ISLAMABAD (Reuters) – An Islamist group that claimed responsibility for bombing the Marriott Hotel in Islamabad had not previously been heard of, but Pakistani intelligence eavesdroppers heard al Qaeda operatives celebrating the attack.
The suicide truck bomb that killed at least 53 people and gutted the hotel on Saturday has raised fresh fears about worsening security in Pakistan, a nuclear-armed key U.S. ally.
A group calling itself Fedayeen Islam (Partisans of Islam) claimed responsibility in a call to an Islamabad-based correspondent for al Arabiya, an Arab news channel.
“It’s either new or it might be a distraction,” said a senior intelligence officer. “What we do know is that there was a lot of celebration among the lower ranks of al Qaeda.”
The group issued several demands, including that Pakistan ends cooperation with the United States, Arabiya said.
Such calls will fuel worry among many Pakistanis who say the alliance with the United States incites militant violence and Pakistan should not be fighting “America’s war.”
On Tuesday the military said troops backed by artillery and helicopter gunships killed 50 militants in Darra Adam Kheil, a tribal region close to the northwestern city of Peshawar. Ten more militants were killed in Swat, a northwestern valley.
The army has also launched a major offensive in the Bajaur region on the Afghan border, and said hundreds of militants have been killed there since late August.
Despite this, the United States has shown impatience that not enough was being done. Missile attacks by pilotless drone aircraft against militants on the Pakistani side of the border have multiplied.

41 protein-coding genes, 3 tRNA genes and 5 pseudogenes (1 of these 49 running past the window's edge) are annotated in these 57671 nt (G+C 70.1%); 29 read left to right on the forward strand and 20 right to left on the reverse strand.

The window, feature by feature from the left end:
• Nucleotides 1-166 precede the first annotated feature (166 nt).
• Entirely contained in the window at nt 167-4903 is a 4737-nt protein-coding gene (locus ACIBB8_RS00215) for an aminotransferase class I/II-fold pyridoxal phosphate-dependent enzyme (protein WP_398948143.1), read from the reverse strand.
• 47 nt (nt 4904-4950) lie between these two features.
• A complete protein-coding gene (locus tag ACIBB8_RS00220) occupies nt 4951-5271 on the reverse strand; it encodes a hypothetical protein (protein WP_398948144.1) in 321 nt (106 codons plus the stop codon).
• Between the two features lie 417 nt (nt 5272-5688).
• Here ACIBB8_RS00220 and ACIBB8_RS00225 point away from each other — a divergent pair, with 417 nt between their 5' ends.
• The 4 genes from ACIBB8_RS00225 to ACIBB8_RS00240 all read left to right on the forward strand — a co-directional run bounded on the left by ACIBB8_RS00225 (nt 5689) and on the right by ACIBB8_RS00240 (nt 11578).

Pakistan warned its ally to desist after the United States launched a commando raid that killed 20 people, including women and children, in a border village on September 3, the first operation by U.S. ground troops on Pakistani territory.
Pakistani troops have opened fire twice since to force U.S. helicopters to turn back to Afghan airspace.
The latest incident was on Sunday, according to a security official, though there has been no official confirmation.
President Asif Ali Zardari is due to hold talks with U.S. President George W. Bush in New York on Tuesday.
In an interview in the United States aired on Pakistani television, Zardari said cross-border actions on Pakistani territory complicated the situation.
“Give us the intelligence and we’ll do the job,” he said.
“It’s better done by our forces than yours because if you do incursions, the constituency which I’m trying to appease, they’ll take it as a foreign war,” he told his American interviewer.
Former Prime Minister Nawaz Sharif said this week the government should reject U.S. pressure, halt offensives and negotiate peace.
DESPERATE FOR CASH
Some analysts saw the Marriott attack helping to convince people that it was Pakistan’s war, not just America’s.
The United States is Pakistan’s biggest aid donor and its support will be crucial if Pakistan is to avoid bankruptcy.
Moody’s Investor Service downgraded the outlook on Pakistani debt to negative on Tuesday.
“It remains unclear how Pakistan would rebuild its external liquidity in the medium-term, unless either considerably larger amounts of foreign assistance were disbursed, or foreign investor sentiment improved sharply,” Moody’s analyst Aninda Mitra said.
The rupee has lost 21.2 percent against the dollar this year and is trading around all-time lows. The main stock index has lost about 35 percent this year and had been propped up by a floor since last month.
Compounding a sense of crisis, gunmen kidnapped Afghanistan’s top diplomat to Pakistan, Abdul Khaliq Farahi, after killing his driver in an ambush on Monday in Peshawar.
Afghan Defense Minister Abdul Rahim Wardak said on Monday Pakistan and Afghanistan were discussing a joint force to combat militants on both sides of their border. A Pakistani military spokesman said he was not aware of any such proposal.